Advocacy & Policy

NAEA Position Statement on Visual Literacy

[Adopted April 2014; Reviewed and Revised March 2017; Reviewed and Revised March 2022]

NAEA supports visual literacy across disciplines and learning goals related to the focus on close reading, logical evidence-based inferences, meaning-making through analysis and group discussions, and creating visual imagery. The National Visual Arts Standards and National Media Arts Standards, organized around the processes of creating, presenting, producing, responding, and connecting, enable teachers to build learners’ comprehensive literacy skills.

Visual literacy is the ability to interpret, comprehend, appreciate, use, and create visual media, using conventional as well as contemporary and emerging media, in ways that advance thinking, decision-making, communicating, and learning. Teaching strategies for visual literacy include:

  • Close readings of works of art and other media as text empower learners to build strong content knowledge in a range of disciplines, as well as key skills such as critical thinking, evidence-based reasoning, and meaning-making.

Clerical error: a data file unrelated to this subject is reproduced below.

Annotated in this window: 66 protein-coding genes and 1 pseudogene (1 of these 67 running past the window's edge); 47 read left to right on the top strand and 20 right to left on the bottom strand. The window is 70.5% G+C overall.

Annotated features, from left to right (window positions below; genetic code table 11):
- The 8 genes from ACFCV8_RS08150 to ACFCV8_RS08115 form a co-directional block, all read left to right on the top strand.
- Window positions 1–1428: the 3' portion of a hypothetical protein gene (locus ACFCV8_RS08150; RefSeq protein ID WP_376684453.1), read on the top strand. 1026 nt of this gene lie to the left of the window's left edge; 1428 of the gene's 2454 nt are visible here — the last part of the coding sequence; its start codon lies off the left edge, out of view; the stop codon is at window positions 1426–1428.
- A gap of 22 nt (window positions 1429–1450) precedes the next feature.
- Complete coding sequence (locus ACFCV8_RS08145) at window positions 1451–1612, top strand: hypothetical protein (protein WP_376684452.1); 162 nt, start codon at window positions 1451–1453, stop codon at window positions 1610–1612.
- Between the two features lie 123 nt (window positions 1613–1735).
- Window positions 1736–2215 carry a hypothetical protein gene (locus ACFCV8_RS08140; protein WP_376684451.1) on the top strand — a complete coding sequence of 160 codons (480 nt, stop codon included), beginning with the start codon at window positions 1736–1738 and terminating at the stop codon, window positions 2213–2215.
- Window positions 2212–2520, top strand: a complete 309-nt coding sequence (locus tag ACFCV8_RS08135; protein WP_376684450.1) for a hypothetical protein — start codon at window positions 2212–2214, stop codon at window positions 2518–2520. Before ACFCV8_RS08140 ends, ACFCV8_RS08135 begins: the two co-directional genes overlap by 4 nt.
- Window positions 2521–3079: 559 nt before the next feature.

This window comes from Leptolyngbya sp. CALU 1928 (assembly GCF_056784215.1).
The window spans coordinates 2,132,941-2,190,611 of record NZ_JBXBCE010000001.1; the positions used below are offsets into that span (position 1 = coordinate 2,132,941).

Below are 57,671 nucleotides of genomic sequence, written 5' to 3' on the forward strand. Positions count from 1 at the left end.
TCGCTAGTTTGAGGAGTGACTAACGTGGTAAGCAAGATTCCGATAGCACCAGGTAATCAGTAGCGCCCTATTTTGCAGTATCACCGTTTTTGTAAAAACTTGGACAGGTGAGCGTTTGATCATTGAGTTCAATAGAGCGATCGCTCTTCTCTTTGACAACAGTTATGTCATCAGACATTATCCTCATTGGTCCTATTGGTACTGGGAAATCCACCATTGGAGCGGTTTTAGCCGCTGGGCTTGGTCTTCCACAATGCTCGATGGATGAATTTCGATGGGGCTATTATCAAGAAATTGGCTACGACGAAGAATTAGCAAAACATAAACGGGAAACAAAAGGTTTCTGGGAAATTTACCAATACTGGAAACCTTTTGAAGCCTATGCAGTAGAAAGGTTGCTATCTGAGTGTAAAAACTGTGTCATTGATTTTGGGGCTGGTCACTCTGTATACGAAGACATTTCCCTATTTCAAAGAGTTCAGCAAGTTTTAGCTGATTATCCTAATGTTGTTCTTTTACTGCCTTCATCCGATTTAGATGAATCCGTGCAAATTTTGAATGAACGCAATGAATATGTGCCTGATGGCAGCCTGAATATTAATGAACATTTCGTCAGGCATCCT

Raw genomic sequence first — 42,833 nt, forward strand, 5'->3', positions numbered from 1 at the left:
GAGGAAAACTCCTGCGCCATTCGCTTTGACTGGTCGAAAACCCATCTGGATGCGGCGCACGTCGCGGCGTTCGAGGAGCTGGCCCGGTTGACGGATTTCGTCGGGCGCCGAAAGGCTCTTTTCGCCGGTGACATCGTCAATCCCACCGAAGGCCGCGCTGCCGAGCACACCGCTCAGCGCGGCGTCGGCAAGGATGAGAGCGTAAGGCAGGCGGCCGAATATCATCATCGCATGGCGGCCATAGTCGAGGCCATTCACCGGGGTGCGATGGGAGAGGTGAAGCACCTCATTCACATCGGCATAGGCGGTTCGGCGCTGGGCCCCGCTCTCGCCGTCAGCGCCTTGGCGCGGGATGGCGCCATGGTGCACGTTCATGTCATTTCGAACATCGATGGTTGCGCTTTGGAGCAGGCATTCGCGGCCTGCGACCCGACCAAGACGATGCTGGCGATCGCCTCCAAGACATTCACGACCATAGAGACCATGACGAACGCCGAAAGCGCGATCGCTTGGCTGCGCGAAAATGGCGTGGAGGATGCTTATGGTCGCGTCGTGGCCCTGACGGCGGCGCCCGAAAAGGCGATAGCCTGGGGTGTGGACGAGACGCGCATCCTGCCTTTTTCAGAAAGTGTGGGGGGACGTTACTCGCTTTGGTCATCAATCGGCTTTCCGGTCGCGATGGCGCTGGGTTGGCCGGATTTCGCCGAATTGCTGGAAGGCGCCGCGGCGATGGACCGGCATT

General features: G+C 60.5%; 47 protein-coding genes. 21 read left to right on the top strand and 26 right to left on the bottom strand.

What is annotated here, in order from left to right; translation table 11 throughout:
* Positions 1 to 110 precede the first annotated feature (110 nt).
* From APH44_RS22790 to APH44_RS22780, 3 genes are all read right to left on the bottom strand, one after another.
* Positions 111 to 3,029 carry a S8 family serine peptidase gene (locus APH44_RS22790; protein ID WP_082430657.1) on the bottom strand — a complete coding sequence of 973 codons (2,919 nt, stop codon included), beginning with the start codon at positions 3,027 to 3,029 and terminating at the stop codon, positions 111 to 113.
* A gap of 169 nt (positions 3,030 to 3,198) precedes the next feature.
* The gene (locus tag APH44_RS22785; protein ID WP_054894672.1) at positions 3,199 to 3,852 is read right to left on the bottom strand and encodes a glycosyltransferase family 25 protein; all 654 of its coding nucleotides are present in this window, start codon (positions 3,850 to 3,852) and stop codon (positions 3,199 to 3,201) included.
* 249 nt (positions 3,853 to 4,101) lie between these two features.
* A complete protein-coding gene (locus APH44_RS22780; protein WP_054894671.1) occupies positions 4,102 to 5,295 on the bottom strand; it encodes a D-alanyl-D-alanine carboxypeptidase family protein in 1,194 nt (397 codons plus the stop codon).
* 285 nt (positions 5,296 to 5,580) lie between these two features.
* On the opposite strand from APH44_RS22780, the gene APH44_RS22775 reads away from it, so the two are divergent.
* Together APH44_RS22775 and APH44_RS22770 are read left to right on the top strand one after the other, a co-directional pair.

• Engaging and conveying ideas in a visual language, through an art media.
  • Discussions about works of art and design develop speaking and listening skills that support collaborative meaning-making and the articulation of ideas.
  • Communicating artistic intent through the visual, verbal, and written presentation of their own work.

Visual literacy, when coupled with the ability to read, write, think mathematically, and express oneself competently, prepares students for productive futures. NAEA believes that being visually literate is a critical factor for success in society and helps us understand our world.

Footnote: This Position Statement was originally adopted in 2014 with the title “Position Statement on Visual Literacy and its Relationship to the Common Core. The Position Statement was reviewed and revised in 2016-2017 to continue to reflect the importance of visual literacy in the context of reduced political support for “Common Core.” In addition to the change in the title, and in the second sentence the phrase “learning goals” in the first sentence replaced “the Common Core goals” and the “National Core Arts Standards” was changed to the more commonly used “National Visual Arts Standards and National Media Arts Standards.”

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